Al Akhali, Khaled M.; Alzomar, Abdulkarim K.; Khan, Noohu Abdulla; Alavudeen, Sirajudeen S.
January 2013
Pharmacie Globale;Jan2013, Vol. 4 Issue 1, p1
Academic Journal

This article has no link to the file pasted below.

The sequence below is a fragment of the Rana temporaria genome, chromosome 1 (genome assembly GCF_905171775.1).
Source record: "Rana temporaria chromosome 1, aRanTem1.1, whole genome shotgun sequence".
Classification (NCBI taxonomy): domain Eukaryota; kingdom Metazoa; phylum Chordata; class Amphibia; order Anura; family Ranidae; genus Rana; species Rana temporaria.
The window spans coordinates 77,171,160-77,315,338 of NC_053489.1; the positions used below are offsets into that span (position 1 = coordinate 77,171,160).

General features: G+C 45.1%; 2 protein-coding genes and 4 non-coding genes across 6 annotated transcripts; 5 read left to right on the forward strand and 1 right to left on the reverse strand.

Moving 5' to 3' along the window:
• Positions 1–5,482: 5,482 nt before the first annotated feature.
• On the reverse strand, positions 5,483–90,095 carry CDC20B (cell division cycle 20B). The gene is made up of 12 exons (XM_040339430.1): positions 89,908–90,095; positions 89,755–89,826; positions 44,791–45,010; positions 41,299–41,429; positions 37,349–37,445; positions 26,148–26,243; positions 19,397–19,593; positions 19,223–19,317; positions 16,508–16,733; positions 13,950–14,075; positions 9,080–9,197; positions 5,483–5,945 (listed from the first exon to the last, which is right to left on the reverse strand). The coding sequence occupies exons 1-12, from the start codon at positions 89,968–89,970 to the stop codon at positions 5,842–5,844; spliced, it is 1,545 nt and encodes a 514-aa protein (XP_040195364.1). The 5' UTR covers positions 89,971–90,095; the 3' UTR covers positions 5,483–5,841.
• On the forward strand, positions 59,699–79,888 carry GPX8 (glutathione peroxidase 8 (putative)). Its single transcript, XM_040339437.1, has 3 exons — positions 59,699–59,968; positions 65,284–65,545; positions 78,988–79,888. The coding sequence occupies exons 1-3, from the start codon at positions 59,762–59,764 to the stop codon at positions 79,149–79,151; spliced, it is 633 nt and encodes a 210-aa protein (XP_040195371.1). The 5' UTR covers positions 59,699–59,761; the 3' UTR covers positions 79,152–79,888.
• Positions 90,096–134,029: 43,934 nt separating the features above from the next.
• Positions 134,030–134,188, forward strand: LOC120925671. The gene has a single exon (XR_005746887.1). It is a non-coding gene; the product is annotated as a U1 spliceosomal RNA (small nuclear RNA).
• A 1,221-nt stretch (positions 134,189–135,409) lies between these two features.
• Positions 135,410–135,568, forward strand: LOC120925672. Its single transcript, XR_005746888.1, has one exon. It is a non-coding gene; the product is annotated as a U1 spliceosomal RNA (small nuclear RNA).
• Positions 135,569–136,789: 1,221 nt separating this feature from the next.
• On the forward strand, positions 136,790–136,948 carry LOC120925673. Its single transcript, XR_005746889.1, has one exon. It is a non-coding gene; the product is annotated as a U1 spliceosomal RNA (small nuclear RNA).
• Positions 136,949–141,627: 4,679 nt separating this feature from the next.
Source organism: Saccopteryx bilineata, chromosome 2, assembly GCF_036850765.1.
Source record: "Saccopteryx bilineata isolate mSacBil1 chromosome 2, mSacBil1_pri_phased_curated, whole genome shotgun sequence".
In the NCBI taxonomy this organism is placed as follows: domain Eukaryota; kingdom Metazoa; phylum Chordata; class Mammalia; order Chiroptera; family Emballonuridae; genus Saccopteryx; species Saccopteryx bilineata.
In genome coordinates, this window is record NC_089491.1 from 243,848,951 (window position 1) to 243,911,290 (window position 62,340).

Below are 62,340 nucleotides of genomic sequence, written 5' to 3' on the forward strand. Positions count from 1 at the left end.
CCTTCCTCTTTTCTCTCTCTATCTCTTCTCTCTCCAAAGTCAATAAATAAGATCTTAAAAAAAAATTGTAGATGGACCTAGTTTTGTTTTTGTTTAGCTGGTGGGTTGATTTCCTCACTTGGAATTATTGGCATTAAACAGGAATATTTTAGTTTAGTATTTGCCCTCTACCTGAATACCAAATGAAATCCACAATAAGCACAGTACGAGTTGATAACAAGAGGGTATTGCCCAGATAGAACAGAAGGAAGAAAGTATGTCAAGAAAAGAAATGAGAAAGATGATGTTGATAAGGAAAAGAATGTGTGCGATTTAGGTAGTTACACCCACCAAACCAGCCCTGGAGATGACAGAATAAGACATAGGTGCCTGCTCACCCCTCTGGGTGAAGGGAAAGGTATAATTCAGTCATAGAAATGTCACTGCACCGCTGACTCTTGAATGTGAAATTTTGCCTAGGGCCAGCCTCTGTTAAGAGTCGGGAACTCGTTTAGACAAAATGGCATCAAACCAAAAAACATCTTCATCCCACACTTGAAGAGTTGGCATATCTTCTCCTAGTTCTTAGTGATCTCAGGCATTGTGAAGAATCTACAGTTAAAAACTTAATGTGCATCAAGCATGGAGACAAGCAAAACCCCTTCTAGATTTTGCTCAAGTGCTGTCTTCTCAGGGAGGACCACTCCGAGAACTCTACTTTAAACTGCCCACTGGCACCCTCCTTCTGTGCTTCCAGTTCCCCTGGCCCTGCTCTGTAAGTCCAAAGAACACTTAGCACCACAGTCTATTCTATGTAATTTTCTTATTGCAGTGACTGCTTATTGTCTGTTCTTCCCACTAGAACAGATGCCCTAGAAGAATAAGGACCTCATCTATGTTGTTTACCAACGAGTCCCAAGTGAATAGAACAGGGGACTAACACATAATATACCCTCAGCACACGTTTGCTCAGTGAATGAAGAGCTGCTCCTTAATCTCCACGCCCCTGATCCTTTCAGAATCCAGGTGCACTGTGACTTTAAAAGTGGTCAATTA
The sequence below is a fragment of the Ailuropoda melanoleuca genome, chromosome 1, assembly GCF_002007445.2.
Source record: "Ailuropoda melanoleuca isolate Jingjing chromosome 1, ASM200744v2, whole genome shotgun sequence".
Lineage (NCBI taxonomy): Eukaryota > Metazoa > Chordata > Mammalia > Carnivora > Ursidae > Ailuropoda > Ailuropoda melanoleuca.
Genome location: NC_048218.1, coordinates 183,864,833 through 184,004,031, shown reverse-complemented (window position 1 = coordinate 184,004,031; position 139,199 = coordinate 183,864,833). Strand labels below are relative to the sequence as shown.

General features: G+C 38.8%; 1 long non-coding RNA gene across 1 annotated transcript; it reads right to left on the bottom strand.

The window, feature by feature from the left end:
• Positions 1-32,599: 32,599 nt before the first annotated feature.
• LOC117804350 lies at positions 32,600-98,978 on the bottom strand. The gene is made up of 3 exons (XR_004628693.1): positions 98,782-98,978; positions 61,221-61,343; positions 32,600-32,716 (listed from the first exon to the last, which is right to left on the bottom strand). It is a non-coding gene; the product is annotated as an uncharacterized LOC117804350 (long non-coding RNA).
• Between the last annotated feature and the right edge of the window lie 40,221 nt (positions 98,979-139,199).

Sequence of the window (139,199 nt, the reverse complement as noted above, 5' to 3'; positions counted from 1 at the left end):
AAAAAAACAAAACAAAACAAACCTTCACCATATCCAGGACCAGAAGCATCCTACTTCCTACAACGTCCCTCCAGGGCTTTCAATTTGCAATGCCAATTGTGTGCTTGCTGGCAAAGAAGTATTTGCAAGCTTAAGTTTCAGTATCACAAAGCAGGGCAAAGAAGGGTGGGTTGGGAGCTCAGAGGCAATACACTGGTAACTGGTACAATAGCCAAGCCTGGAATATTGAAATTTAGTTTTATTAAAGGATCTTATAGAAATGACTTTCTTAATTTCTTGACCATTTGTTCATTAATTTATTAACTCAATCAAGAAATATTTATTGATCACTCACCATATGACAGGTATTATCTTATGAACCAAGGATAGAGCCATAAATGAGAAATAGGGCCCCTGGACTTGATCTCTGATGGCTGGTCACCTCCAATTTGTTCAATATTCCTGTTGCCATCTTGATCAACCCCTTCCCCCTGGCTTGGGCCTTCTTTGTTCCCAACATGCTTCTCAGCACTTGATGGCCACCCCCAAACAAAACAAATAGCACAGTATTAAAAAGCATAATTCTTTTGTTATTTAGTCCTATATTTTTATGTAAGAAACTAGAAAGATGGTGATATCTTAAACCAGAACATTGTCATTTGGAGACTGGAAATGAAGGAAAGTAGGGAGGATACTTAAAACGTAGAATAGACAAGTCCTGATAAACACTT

Misuse of antibiotics leads to antibiotic resistant. It is continuous challenge for the medical professionals. In developing countries the antibiotics are sold as over the counter drugs is one of the important reasons for the antibiotic resistance and misuse of it. A Descriptive study was conducted for six months period in Thamar province. Misuse of antibiotics was assessed by a questionnaire for the healthcare professionals and the patients. Responded questionnaire from 200 patients selected randomly from the Al-Wahdah Hospital area, and 220 prescriptions from various doctors with multiple specialties from the same province were collected. Among the 200 participants, 82% reported antibiotic use without medical prescription, and the remaining 18% took the antibiotics with medical prescription. About 68.18% of all medical prescriptions in this study were without diagnosis, only 48.18% of doctors dependent on laboratory investigations, and all of the doctors' prescriptions (100%) in this study they prescribed antibiotics without culture sensitivity test. Most of the public did not have knowledge about the grave hazards of misuse of antibiotics, about 64% of them they did not have any awareness about the misuse of antibiotics and 36% of them known about it. The highest percentage for taking the antibiotics without medical prescription were in sore throat about 54.9% followed by abdominal pain 10.4% and Urinary tract infections 8.5%. Prescriptions without diagnosis were 68.18%, about 12.27% include drug-drug interactions, 11.36% with dose errors. The most common antibiotics with medical prescription are third generation cephalosporin about 32.73%. The antibiotics that are dispensed without medical prescription were penicillins 26.92%. A higher percentage (65.0%) of antibiotic use was recorded in Ghana and between 30.0% and 60.0% of the patients in the primary health care centers received antibiotics in the developed and the developing countries. Similarly, a study which was carried out in Cambodia showed that the percentage of antibiotics which was used ranged from 10.0% to 66.0%.


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